Smartphones will represent the majority of handsets sold in the APAC region by 2015, compared to just 5% of phones sold in 2009, according to Frost & Sullivan.
The smartphone is catching up to the feature phone in all Asian markets, the research firm said. Region-wide shipments are expected to hit 477 million - 54% of overall mobile sales - by 2015.
In the more developed markets smartphones are increasingly entering the mainstream, while operators in developing regions are pushing them as a means to drive up 3G adoption.
"Smartphones are critical to every operator's mobile broadband business case, as a smartphone user's ARPU typically increased by 25% to 100% after adoption depending on the market," Frost & Sullivan industry manager Marc Einstein said.
Incremental data usage from smartphones is expected to generate over $38 billion for Asia-Pacific operators by 2015, up from just $1.3 billion in 2009.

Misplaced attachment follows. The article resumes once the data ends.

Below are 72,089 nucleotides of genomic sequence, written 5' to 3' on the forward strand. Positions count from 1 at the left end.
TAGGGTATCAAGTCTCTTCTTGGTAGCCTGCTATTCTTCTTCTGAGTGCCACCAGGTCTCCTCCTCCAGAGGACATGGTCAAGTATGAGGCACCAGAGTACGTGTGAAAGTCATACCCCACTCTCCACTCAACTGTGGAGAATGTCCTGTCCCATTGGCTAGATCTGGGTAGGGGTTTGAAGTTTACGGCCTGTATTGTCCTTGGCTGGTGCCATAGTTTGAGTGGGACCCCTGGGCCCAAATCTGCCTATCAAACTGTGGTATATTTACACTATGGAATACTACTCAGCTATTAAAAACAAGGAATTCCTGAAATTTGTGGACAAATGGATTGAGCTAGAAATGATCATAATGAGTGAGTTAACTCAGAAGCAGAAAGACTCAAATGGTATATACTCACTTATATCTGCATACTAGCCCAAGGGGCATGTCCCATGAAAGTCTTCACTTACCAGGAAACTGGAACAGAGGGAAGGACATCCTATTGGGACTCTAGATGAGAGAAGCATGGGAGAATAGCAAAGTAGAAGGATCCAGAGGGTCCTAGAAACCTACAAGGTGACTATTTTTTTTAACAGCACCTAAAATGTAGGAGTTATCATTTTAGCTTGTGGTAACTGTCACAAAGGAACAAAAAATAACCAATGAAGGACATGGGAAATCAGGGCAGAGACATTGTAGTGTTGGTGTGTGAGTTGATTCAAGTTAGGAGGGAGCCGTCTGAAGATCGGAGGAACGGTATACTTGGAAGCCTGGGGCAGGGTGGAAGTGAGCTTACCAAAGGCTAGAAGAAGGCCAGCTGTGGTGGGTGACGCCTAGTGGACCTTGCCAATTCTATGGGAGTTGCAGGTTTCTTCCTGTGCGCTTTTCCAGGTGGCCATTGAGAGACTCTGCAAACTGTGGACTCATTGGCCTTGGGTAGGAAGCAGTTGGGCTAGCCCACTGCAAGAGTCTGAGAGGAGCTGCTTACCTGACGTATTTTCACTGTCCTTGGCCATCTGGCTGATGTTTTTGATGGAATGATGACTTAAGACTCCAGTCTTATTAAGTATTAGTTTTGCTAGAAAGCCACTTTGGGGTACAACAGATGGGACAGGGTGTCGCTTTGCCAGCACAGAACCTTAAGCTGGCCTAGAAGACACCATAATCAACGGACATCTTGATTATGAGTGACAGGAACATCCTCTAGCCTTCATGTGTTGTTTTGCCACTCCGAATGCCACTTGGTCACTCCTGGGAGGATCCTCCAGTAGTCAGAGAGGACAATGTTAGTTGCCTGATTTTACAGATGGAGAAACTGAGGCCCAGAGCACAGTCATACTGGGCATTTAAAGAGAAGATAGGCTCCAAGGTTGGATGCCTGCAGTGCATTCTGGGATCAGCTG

And with overall device sales flat or negative in many markets, smartphones are growing increasingly important for vendors in the region as well.
But there remain a number of barriers to smartphone adoption in Asia, chief among them being the large number of prepaid customers.
Over 80% of APAC's mobile users are prepaid, with this figure being as high as 97% in some markets, Einstein said. This makes smartphone subsidies impossible for most users.
The region also suffers from “a lack of public Wi-Fi, which has been a smartphone savior in the USA and other developed markets,” he said. This problem is particularly acute in APAC's emerging markets.
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